Now we come to publicity and facility rental fees. Naturally, you will want to publicize the appearances of your sensei as widely as possible both to guarantee him or her the largest exposure and also to make the visit a financial success for the local dojos as well. This way everyone stays happy and will want to invite the teacher back again in the future. Remember also that the owners of dojos should receive some kind of compensation for offering their facilities as a venue and for their efforts in making the event a success. It is best to make the arrangements as clear as possible and a written contract may be in order. In any case, if you rent an outside facility, you have to go through this same procedure.

Finally, we come to the delicate subject of the monetary gift customarily presented to the sensei for his efforts. Here, again, a good rule is to come to a clear agreement beforehand as to what the financial terms and conditions of the visit are. To complicate matters, many senseis do not feel comfortable in openly discussing such matters. This difficulty can sometimes be circumvented by communicating through a trusted student of the teacher who, preferably, has experience in dealing with both Japanese and foreigners. This, however, does entail involving a third party and the possibility of introducing errors or losing time in communicating. In any event, it is a topic which must be broached. As far as I know, there is no hard and fast rule or sliding scale based on rank or status when determining payment, but I know of one case where a daily base fee for days of instruction of US $200 plus a certain percentage of the profits is used to arrive at this figure. They are many circumstances or special arrangements which might affect this amount, but the important thing to keep in mind is that if you are having a hard time raising the necessary funds for such a trip, it is probably premature to invite the sensei.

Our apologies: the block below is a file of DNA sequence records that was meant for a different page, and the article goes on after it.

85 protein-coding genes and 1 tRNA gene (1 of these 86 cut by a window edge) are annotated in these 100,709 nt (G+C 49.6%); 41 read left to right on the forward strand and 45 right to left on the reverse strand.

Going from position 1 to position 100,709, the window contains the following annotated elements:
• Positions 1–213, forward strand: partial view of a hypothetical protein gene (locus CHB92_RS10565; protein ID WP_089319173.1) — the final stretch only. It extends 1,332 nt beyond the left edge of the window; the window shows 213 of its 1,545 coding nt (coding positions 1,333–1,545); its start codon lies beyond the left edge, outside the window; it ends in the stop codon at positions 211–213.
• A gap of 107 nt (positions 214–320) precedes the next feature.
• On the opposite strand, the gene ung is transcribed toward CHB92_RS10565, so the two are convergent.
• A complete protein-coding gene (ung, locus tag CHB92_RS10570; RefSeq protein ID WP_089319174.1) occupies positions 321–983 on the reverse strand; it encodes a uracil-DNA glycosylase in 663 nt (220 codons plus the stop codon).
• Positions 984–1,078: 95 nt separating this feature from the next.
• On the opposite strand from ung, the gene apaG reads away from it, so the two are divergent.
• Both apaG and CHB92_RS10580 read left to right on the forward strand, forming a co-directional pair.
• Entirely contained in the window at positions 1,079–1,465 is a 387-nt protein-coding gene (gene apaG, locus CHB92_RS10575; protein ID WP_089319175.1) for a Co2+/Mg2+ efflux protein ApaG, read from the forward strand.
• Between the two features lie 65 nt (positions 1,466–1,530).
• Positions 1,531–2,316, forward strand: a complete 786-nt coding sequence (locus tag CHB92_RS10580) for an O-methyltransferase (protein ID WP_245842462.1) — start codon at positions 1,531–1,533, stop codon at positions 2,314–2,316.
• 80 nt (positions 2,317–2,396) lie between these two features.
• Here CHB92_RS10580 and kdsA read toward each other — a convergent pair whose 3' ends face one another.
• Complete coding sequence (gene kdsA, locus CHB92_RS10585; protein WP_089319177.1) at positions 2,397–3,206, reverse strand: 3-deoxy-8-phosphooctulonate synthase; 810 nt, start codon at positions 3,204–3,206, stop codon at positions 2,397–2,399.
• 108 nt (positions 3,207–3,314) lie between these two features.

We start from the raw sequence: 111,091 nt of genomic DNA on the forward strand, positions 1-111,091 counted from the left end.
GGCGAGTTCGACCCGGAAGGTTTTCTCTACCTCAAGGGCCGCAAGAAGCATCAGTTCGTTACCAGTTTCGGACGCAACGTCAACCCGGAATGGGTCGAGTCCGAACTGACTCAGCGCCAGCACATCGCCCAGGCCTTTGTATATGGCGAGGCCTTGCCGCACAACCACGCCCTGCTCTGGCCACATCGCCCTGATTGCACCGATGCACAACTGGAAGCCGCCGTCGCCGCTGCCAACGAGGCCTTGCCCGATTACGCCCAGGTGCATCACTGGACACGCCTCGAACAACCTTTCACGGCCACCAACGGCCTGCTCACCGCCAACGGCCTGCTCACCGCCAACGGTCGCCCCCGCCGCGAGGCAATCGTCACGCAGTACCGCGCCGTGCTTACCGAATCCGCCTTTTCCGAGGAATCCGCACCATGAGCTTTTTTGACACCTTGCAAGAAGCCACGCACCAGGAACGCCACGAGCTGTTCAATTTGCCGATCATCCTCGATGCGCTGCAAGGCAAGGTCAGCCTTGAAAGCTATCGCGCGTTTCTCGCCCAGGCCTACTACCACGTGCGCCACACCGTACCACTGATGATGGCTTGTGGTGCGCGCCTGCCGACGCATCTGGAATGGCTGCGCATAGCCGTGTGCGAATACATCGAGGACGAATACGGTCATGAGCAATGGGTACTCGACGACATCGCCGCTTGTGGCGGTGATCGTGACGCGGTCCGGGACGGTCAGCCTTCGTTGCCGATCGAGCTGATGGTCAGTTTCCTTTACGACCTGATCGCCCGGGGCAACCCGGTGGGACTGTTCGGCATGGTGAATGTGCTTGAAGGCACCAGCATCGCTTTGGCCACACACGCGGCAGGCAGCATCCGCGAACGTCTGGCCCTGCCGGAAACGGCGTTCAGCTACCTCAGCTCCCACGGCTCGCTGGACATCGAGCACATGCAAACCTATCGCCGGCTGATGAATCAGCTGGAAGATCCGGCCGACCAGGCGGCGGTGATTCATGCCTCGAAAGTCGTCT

There are some other considerations which merit attention. For example, when planning the actual teaching schedule be sure to include appropriately spaced rest days (not including days in transit). Probably 2 to 3 consecutive days of teaching should be considered the maximum. In a similar vein, limit the number of hours taught per day to a reasonable amount. Perhaps about three hours a day would be a safe limit. Always keep in mind that travelling away from one’s own country into unfamiliar surroundings can be an exhausting experience.

Also, in some cases it may be necessary to provide an interpreter. Don’t automatically assume that any Japanese person can do the job. I have seen Japanese without special linguistic skills who are unfamiliar with the sensei prove completely unsuitable for such a specialized task. It may be better to use a student of the sensei who is familiar with his teaching method and vocabulary, regardless of his native language, wherever possible.

Another area which is often overlooked and which can cast a negative light on the trip has to do with the subject of “territoriality”. As a result of the steady growth of Aikido in recent years and the frequent travel of foreign students to Japan, the number of Japanese teachers travelling abroad has increased proportionately. You may find yourself in a situation where there is already a Japanese teacher residing in or near your area who, quite conceivably, regards it as his “territory”. It would therefore be considered a matter of courtesy to inform him well in advance of your sensei’s visit even though you may not normally have any dealings with this person. His response may not be favorable but at least the element of surprise concerning the trip will have been removed. Another positive effect is that your own teacher’s possible concerns over invading another’s territory will be allayed. In the best of cases, you may have even succeeded in opening up a line of communication for future mutually beneficial interaction with the resident Japanese teacher.